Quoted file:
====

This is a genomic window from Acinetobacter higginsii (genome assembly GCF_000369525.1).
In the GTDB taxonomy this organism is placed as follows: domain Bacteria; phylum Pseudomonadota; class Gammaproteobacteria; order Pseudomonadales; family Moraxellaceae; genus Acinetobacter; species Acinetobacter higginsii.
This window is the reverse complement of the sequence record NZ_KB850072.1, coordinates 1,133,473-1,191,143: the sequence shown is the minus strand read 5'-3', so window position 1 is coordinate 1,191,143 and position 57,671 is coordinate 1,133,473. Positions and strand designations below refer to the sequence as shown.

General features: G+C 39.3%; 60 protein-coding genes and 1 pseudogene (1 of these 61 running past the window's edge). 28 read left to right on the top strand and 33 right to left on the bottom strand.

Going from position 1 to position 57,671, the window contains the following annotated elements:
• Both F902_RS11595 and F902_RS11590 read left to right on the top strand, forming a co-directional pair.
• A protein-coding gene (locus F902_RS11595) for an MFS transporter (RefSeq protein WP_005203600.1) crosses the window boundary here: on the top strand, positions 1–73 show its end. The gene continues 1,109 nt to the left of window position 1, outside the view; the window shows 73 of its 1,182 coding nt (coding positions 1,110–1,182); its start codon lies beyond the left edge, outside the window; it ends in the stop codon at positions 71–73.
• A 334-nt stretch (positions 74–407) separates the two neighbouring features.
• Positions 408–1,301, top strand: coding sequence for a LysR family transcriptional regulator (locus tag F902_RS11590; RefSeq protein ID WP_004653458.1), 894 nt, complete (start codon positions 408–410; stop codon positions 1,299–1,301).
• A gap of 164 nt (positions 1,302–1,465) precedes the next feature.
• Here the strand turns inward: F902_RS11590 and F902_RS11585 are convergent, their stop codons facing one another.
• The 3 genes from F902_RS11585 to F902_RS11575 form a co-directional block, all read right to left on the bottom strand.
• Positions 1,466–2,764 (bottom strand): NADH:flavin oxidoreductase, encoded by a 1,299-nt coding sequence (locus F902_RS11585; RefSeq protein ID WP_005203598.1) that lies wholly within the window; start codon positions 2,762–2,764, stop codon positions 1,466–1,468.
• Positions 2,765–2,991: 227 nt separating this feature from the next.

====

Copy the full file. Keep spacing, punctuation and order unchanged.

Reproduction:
This is a genomic window from Acinetobacter higginsii (genome assembly GCF_000369525.1).
In the GTDB taxonomy this organism is placed as follows: domain Bacteria; phylum Pseudomonadota; class Gammaproteobacteria; order Pseudomonadales; family Moraxellaceae; genus Acinetobacter; species Acinetobacter higginsii.
This window is the reverse complement of the sequence record NZ_KB850072.1, coordinates 1,133,473-1,191,143: the sequence shown is the minus strand read 5'-3', so window position 1 is coordinate 1,191,143 and position 57,671 is coordinate 1,133,473. Positions and strand designations below refer to the sequence as shown.

General features: G+C 39.3%; 60 protein-coding genes and 1 pseudogene (1 of these 61 running past the window's edge). 28 read left to right on the top strand and 33 right to left on the bottom strand.

Going from position 1 to position 57,671, the window contains the following annotated elements:
• Both F902_RS11595 and F902_RS11590 read left to right on the top strand, forming a co-directional pair.
• A protein-coding gene (locus F902_RS11595) for an MFS transporter (RefSeq protein WP_005203600.1) crosses the window boundary here: on the top strand, positions 1–73 show its end. The gene continues 1,109 nt to the left of window position 1, outside the view; the window shows 73 of its 1,182 coding nt (coding positions 1,110–1,182); its start codon lies beyond the left edge, outside the window; it ends in the stop codon at positions 71–73.
• A 334-nt stretch (positions 74–407) separates the two neighbouring features.
• Positions 408–1,301, top strand: coding sequence for a LysR family transcriptional regulator (locus tag F902_RS11590; RefSeq protein ID WP_004653458.1), 894 nt, complete (start codon positions 408–410; stop codon positions 1,299–1,301).
• A gap of 164 nt (positions 1,302–1,465) precedes the next feature.
• Here the strand turns inward: F902_RS11590 and F902_RS11585 are convergent, their stop codons facing one another.
• The 3 genes from F902_RS11585 to F902_RS11575 form a co-directional block, all read right to left on the bottom strand.
• Positions 1,466–2,764 (bottom strand): NADH:flavin oxidoreductase, encoded by a 1,299-nt coding sequence (locus F902_RS11585; RefSeq protein ID WP_005203598.1) that lies wholly within the window; start codon positions 2,762–2,764, stop codon positions 1,466–1,468.
• Positions 2,765–2,991: 227 nt separating this feature from the next.